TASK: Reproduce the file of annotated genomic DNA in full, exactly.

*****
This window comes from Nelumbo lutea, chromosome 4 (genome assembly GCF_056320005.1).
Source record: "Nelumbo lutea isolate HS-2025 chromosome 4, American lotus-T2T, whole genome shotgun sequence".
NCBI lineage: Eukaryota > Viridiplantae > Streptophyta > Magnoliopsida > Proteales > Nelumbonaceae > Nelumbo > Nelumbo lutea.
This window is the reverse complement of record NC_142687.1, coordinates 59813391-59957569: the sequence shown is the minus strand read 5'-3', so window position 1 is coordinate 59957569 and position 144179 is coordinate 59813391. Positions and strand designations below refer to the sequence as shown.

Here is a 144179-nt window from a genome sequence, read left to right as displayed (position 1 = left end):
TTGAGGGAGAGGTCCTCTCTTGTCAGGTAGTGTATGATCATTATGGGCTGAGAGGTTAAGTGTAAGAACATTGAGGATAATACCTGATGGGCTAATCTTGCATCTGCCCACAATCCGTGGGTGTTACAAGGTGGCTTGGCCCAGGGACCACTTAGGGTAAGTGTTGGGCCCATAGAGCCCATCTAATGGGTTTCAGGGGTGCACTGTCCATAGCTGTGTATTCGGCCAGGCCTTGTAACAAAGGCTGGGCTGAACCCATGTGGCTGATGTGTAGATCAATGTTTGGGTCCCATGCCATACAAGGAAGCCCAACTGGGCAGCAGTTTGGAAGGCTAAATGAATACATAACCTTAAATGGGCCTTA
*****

This window comes from Nelumbo lutea, chromosome 4 (genome assembly GCF_056320005.1).
Source record: "Nelumbo lutea isolate HS-2025 chromosome 4, American lotus-T2T, whole genome shotgun sequence".
NCBI lineage: Eukaryota > Viridiplantae > Streptophyta > Magnoliopsida > Proteales > Nelumbonaceae > Nelumbo > Nelumbo lutea.
This window is the reverse complement of record NC_142687.1, coordinates 59813391-59957569: the sequence shown is the minus strand read 5'-3', so window position 1 is coordinate 59957569 and position 144179 is coordinate 59813391. Positions and strand designations below refer to the sequence as shown.

Here is a 144179-nt window from a genome sequence, read left to right as displayed (position 1 = left end):
TTGAGGGAGAGGTCCTCTCTTGTCAGGTAGTGTATGATCATTATGGGCTGAGAGGTTAAGTGTAAGAACATTGAGGATAATACCTGATGGGCTAATCTTGCATCTGCCCACAATCCGTGGGTGTTACAAGGTGGCTTGGCCCAGGGACCACTTAGGGTAAGTGTTGGGCCCATAGAGCCCATCTAATGGGTTTCAGGGGTGCACTGTCCATAGCTGTGTATTCGGCCAGGCCTTGTAACAAAGGCTGGGCTGAACCCATGTGGCTGATGTGTAGATCAATGTTTGGGTCCCATGCCATACAAGGAAGCCCAACTGGGCAGCAGTTTGGAAGGCTAAATGAATACATAACCTTAAATGGGCCTTA